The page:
Sometimes these contracts are structured in a way that moves up the escalation ladder rung by rung to avoid spending more time and money resolving an issue than necessary. Arbitration is quicker than litigation, but it still takes months to complete. Mediation can fix the problem in a single eight-hour session, though the parties might still have to bear the cost of hiring a private mediator. Sometime a good faith effort to negotiate between both sides can be the best course of action.

Disputants can also agree to take a step back down the escalation ladder.

“You can always be in the middle of the arbitration process and then choose to mediate later,” Lieberman explains. “For that matter, you can go to court and be in the middle of a lawsuit and decide to mediate. You can decide to mediate anytime you want to.”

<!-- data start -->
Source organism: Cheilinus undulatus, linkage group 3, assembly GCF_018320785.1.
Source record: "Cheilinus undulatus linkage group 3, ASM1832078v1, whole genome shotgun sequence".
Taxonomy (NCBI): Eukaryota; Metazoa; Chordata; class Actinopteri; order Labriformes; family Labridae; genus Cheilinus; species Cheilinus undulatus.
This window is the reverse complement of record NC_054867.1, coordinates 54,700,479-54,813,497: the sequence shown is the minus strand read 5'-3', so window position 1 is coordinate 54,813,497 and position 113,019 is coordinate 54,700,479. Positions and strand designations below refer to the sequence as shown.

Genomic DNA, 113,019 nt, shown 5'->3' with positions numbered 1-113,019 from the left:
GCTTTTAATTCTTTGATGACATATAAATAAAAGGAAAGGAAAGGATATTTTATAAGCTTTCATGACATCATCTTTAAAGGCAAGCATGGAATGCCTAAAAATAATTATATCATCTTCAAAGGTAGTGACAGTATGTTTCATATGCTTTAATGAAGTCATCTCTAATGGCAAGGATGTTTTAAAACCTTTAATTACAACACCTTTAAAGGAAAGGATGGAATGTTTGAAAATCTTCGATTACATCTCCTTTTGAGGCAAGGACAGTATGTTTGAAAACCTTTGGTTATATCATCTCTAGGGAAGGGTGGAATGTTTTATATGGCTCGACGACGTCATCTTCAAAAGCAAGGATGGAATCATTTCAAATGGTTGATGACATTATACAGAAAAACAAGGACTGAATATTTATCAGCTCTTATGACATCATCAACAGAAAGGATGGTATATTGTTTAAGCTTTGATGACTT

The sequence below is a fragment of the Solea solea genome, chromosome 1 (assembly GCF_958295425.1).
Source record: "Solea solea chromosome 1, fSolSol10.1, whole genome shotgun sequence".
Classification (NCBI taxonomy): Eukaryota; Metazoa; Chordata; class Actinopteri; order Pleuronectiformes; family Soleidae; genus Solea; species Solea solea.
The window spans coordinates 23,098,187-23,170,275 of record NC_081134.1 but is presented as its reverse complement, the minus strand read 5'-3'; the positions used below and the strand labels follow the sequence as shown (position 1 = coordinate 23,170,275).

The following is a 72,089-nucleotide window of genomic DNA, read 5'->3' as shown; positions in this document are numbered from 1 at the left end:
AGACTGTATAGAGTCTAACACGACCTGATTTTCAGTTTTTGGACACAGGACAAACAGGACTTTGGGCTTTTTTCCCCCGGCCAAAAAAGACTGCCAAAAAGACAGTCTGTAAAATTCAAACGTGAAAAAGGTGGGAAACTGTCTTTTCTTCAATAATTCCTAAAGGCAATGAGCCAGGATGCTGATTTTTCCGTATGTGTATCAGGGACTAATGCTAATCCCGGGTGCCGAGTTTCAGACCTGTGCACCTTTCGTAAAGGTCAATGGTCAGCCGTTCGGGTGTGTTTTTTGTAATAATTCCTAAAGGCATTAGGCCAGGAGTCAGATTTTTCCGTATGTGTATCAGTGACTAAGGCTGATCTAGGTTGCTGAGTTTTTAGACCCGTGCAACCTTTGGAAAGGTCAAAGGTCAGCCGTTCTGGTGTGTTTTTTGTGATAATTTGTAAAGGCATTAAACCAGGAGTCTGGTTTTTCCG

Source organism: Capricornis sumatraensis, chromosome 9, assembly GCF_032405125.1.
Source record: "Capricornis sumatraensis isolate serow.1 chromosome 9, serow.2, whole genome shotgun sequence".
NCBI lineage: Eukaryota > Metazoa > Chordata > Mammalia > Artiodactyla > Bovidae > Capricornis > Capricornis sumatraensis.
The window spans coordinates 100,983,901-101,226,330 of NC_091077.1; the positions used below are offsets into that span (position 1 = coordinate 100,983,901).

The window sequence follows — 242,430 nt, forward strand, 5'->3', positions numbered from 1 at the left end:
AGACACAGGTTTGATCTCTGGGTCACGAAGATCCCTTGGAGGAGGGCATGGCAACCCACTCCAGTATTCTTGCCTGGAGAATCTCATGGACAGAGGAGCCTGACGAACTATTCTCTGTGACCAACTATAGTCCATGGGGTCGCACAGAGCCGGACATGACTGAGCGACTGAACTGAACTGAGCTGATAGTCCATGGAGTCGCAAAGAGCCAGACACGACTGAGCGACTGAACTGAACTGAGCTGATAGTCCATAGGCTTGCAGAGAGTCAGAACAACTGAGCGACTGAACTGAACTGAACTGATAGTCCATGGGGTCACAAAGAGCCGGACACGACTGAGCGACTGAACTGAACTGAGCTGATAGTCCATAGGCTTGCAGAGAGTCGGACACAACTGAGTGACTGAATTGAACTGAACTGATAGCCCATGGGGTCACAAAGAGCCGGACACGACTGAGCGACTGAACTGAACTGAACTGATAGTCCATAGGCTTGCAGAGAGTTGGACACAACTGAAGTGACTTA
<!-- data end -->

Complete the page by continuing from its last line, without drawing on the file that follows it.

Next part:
Another option is also available for folks to step off the escalation ladder completely.

“There are many critical points in a case where settlement makes sense. Maybe before we file a lawsuit it’d be a good idea to have conversations with the opposing counsel for informal settlement discussions,” Lang says. “You could settle before an arbitrator rules. Sometimes you could settle it after the arbitrator rules, because there still needs to be a confirmation of the arbitration award. There really is no timeline by which you have to settle a case.”

Disputes will inevitably arise in any business. Tierney, who has practiced law in state and federal courts for 53 years, warns that allowing oneself to get wrapped up in courthouse litigation is a costly affair.

“The most important thing that a business person can do is deal with his lawyer and work out an enforceable ADR clause that calls for negotiation first, mediation next and then arbitration, so as to save the vast expense of going into the courthouse,” he concludes. “You shouldn’t write such a clause yourself; you really need a lawyer to help you. That’s the bottom line here.”